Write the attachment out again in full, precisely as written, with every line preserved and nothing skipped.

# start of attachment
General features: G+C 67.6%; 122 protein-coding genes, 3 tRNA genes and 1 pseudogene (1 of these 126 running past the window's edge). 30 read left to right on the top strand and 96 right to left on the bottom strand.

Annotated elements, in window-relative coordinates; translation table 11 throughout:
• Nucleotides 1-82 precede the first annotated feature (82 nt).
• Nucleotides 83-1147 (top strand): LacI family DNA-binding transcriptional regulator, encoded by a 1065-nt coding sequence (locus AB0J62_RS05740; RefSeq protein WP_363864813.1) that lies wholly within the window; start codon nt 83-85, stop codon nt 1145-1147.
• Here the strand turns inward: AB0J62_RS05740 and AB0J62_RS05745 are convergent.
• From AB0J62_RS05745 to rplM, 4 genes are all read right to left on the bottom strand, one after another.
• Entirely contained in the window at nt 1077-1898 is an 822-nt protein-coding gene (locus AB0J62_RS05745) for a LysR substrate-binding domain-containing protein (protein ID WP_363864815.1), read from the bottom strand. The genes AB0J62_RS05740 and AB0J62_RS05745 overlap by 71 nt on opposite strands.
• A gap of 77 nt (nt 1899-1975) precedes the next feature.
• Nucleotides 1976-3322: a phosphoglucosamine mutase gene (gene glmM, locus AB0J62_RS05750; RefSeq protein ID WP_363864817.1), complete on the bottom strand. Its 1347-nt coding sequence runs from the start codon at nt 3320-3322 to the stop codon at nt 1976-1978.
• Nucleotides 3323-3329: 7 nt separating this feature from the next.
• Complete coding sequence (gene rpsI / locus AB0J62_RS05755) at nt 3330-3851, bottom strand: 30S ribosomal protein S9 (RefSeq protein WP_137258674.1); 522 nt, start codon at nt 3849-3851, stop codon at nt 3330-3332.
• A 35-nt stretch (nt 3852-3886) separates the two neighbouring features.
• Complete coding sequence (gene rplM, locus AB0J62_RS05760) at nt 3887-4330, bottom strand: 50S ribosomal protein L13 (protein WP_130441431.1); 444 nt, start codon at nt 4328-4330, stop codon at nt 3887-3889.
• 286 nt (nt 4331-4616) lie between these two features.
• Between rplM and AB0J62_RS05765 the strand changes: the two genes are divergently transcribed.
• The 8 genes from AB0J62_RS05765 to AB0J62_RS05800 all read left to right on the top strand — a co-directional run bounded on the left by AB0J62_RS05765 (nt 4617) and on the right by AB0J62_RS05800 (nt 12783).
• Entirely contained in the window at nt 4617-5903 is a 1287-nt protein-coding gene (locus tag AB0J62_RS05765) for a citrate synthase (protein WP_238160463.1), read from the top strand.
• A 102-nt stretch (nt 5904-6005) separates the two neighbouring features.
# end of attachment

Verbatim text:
General features: G+C 67.6%; 122 protein-coding genes, 3 tRNA genes and 1 pseudogene (1 of these 126 running past the window's edge). 30 read left to right on the top strand and 96 right to left on the bottom strand.

Annotated elements, in window-relative coordinates; translation table 11 throughout:
• Nucleotides 1-82 precede the first annotated feature (82 nt).
• Nucleotides 83-1147 (top strand): LacI family DNA-binding transcriptional regulator, encoded by a 1065-nt coding sequence (locus AB0J62_RS05740; RefSeq protein WP_363864813.1) that lies wholly within the window; start codon nt 83-85, stop codon nt 1145-1147.
• Here the strand turns inward: AB0J62_RS05740 and AB0J62_RS05745 are convergent.
• From AB0J62_RS05745 to rplM, 4 genes are all read right to left on the bottom strand, one after another.
• Entirely contained in the window at nt 1077-1898 is an 822-nt protein-coding gene (locus AB0J62_RS05745) for a LysR substrate-binding domain-containing protein (protein ID WP_363864815.1), read from the bottom strand. The genes AB0J62_RS05740 and AB0J62_RS05745 overlap by 71 nt on opposite strands.
• A gap of 77 nt (nt 1899-1975) precedes the next feature.
• Nucleotides 1976-3322: a phosphoglucosamine mutase gene (gene glmM, locus AB0J62_RS05750; RefSeq protein ID WP_363864817.1), complete on the bottom strand. Its 1347-nt coding sequence runs from the start codon at nt 3320-3322 to the stop codon at nt 1976-1978.
• Nucleotides 3323-3329: 7 nt separating this feature from the next.
• Complete coding sequence (gene rpsI / locus AB0J62_RS05755) at nt 3330-3851, bottom strand: 30S ribosomal protein S9 (RefSeq protein WP_137258674.1); 522 nt, start codon at nt 3849-3851, stop codon at nt 3330-3332.
• A 35-nt stretch (nt 3852-3886) separates the two neighbouring features.
• Complete coding sequence (gene rplM, locus AB0J62_RS05760) at nt 3887-4330, bottom strand: 50S ribosomal protein L13 (protein WP_130441431.1); 444 nt, start codon at nt 4328-4330, stop codon at nt 3887-3889.
• 286 nt (nt 4331-4616) lie between these two features.
• Between rplM and AB0J62_RS05765 the strand changes: the two genes are divergently transcribed.
• The 8 genes from AB0J62_RS05765 to AB0J62_RS05800 all read left to right on the top strand — a co-directional run bounded on the left by AB0J62_RS05765 (nt 4617) and on the right by AB0J62_RS05800 (nt 12783).
• Entirely contained in the window at nt 4617-5903 is a 1287-nt protein-coding gene (locus tag AB0J62_RS05765) for a citrate synthase (protein WP_238160463.1), read from the top strand.
• A 102-nt stretch (nt 5904-6005) separates the two neighbouring features.